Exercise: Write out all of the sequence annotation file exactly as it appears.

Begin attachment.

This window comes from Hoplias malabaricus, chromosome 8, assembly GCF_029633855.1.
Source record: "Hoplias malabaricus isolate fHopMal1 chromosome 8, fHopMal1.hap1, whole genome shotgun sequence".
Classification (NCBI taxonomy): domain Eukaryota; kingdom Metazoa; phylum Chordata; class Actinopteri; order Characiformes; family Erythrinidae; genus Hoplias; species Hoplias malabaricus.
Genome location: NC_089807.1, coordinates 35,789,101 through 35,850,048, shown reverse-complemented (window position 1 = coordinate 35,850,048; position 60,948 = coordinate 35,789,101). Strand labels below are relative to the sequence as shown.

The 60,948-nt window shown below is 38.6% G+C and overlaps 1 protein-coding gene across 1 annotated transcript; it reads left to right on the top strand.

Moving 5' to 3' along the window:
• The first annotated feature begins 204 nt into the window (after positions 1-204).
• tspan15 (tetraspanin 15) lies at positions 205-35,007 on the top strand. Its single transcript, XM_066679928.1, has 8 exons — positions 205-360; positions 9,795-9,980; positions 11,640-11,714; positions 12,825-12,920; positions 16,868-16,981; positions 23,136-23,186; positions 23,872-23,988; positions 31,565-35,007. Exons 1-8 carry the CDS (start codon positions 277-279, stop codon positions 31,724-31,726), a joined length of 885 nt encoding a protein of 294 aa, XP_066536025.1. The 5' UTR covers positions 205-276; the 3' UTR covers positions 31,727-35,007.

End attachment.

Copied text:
This window comes from Hoplias malabaricus, chromosome 8, assembly GCF_029633855.1.
Source record: "Hoplias malabaricus isolate fHopMal1 chromosome 8, fHopMal1.hap1, whole genome shotgun sequence".
Classification (NCBI taxonomy): domain Eukaryota; kingdom Metazoa; phylum Chordata; class Actinopteri; order Characiformes; family Erythrinidae; genus Hoplias; species Hoplias malabaricus.
Genome location: NC_089807.1, coordinates 35,789,101 through 35,850,048, shown reverse-complemented (window position 1 = coordinate 35,850,048; position 60,948 = coordinate 35,789,101). Strand labels below are relative to the sequence as shown.

The 60,948-nt window shown below is 38.6% G+C and overlaps 1 protein-coding gene across 1 annotated transcript; it reads left to right on the top strand.

Moving 5' to 3' along the window:
• The first annotated feature begins 204 nt into the window (after positions 1-204).
• tspan15 (tetraspanin 15) lies at positions 205-35,007 on the top strand. Its single transcript, XM_066679928.1, has 8 exons — positions 205-360; positions 9,795-9,980; positions 11,640-11,714; positions 12,825-12,920; positions 16,868-16,981; positions 23,136-23,186; positions 23,872-23,988; positions 31,565-35,007. Exons 1-8 carry the CDS (start codon positions 277-279, stop codon positions 31,724-31,726), a joined length of 885 nt encoding a protein of 294 aa, XP_066536025.1. The 5' UTR covers positions 205-276; the 3' UTR covers positions 31,727-35,007.